10/15/2010 01:22 pm ET Updated May 25, 2011

The Chilean Miners: Inspiration not Politics

Like so many others around the world, I found myself glued to my television, my laptop and any other from of electronic updates I could find on the fate of the 33 Chilean miners. Like so many others around the world, I cried quietly each time one was pulled from the depths of that mine. I kept thinking I just wanted to see the last one out, I wanted it to end marvelously, flawlessly and joyously. And so it did.

I am not Chilean, I have no connection to Chile whatsoever. Even after living in Miami for 15 years of my life, the center of all things Latin in this country I could count on hand how many Chileans I know. But I have a deep understanding of the Latin people and their culture and who they are from living almost half my life among them. So when I heard talks of what a "genius political move for President Piñera" or talk of how they might not be able to attempt a rescue for whatever reason, I knew the world had this country and its people pegged all wrong.

First of all, President Piñera is a billionaire. In Chile, he was one of the wealthiest and most powerful already. I don't believe he needed to rest the future of his political career on whether or not he proceeded with a rescue mission many thought to be quite risky. I don't believe politics was the motivator behind his decision to spare no expense in his rescue of these miners. To assert such is ridiculous and shameful. For Chile and Piñera, I'm fairly certain doing anything less than all they could, was never an option. Latin American people, both rich and poor, are family oriented and share a devotion to their largely Catholic faith and love of country with equal enthusiasm.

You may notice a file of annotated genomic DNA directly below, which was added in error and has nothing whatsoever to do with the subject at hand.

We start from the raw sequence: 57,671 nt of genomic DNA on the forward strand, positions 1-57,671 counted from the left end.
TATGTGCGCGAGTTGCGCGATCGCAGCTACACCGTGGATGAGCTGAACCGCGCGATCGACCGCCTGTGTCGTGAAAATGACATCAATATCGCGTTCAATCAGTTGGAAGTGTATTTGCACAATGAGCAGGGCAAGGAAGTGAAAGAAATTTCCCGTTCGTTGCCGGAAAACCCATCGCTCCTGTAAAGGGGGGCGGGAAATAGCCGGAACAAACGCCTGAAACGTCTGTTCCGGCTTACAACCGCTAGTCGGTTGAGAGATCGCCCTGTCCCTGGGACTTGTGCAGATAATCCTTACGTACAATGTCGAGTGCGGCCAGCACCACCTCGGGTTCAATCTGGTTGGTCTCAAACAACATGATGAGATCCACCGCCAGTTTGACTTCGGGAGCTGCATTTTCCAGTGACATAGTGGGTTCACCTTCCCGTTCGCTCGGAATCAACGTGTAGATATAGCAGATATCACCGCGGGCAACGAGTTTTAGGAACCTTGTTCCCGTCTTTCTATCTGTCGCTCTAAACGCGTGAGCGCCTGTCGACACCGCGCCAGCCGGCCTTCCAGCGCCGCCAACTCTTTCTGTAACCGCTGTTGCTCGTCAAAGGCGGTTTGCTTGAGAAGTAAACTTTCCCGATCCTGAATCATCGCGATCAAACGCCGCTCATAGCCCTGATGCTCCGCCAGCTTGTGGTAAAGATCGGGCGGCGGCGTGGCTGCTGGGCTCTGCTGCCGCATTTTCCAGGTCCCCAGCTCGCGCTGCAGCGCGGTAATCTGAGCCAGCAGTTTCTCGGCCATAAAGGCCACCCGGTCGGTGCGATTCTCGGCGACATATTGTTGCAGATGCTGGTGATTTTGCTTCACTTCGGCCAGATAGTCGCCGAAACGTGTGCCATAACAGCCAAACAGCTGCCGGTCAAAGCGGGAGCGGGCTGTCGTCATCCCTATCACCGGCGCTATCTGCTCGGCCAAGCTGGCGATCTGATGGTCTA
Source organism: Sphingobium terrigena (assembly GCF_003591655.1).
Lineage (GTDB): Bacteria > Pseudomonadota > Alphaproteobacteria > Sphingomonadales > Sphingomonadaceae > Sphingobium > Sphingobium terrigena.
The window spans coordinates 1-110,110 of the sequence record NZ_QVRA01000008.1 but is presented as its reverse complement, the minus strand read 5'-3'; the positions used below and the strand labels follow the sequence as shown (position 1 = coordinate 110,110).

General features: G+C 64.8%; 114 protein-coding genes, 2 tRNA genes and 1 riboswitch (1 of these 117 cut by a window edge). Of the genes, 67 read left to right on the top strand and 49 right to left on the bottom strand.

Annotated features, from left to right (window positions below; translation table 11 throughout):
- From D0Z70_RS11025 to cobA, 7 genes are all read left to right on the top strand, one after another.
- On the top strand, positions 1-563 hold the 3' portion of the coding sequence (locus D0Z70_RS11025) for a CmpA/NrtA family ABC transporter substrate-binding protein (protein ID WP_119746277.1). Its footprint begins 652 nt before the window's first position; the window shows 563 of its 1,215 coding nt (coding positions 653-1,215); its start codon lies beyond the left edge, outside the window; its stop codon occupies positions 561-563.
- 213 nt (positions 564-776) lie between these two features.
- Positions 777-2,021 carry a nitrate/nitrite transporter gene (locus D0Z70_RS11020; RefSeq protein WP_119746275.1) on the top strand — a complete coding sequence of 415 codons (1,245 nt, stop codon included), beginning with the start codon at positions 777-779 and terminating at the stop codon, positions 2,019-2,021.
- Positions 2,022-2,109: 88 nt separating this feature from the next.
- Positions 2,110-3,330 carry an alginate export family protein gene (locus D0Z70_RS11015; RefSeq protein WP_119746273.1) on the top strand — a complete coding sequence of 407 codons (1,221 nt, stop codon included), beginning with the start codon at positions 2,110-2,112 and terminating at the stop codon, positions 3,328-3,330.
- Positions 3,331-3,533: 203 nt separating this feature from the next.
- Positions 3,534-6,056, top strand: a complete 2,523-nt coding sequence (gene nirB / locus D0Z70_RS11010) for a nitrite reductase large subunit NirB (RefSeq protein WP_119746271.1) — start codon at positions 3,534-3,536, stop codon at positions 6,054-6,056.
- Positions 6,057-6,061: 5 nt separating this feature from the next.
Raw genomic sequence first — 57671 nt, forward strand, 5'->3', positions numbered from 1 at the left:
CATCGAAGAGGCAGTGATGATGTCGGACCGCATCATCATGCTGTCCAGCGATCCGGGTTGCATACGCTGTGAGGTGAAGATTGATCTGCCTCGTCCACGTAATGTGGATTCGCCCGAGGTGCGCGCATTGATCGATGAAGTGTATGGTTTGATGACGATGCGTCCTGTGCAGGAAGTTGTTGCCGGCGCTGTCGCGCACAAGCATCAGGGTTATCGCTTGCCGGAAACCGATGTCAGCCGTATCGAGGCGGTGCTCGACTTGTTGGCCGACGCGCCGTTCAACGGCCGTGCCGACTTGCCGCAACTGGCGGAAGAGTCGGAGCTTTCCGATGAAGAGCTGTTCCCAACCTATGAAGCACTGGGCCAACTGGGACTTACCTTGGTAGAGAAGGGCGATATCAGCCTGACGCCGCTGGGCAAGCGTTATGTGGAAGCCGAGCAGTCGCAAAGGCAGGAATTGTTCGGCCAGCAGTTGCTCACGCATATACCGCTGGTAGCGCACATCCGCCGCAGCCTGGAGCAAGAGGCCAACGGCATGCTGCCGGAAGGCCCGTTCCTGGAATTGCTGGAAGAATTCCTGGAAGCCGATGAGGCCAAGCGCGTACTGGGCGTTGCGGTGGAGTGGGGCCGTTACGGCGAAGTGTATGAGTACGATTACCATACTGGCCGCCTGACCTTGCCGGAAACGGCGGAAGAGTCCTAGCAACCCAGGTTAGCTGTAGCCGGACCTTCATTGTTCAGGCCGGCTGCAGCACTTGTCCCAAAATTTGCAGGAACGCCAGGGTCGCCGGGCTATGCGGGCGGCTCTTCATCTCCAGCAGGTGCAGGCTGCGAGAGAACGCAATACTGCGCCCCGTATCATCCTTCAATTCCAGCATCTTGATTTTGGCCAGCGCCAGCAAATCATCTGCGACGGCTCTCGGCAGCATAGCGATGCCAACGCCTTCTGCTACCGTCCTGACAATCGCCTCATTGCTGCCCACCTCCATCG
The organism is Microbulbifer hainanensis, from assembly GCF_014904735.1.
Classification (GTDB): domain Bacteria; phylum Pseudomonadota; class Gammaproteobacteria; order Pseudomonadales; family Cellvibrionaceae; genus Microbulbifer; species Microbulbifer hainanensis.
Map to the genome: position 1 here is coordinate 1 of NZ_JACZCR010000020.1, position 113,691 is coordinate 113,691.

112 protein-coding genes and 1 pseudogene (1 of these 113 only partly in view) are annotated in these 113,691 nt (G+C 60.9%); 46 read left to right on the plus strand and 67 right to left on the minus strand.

As I watched each one rise from ground and exit that tiny capsule, I couldn't help but grin as I teared up. Clean shaven, each one smiling, speaking of their gratitude towards their comrades, their love of their families, their country and God. Even after 69 days in a hole half a mile below ground unsure of their fate, they exited jubilant and proud. The world looks to them now as inspirational, as symbols of hope. They were just 33 ordinary guys doing a rather ordinary job. The world is full of unremarkable people doing remarkable things. It is often a blessing for all of us when an event like this occurs and shows us we are all remarkable, we are all capable and we all possess a human spirit far more powerful and resilient then we give ourselves credit for.

So before we talk about spouses and mistresses, book deals, TV appearances and the political impact, let's just take a moment to allow these men be an inspiration, a symbol of hope and of patriotism to the world. I believe they earned it. They are exactly what the world needs. A reminder that no matter how deep the hole is that you may be in, be hopeful, don't give up and smile when you rise above it. Let that be the lesson.

As Mario Sepulveda, the second miner to be pulled out put it as he spoke to reporters through sunglasses to protect his eyes,

"I think I had extraordinary luck. I was with God and with the devil, and I reached out for God."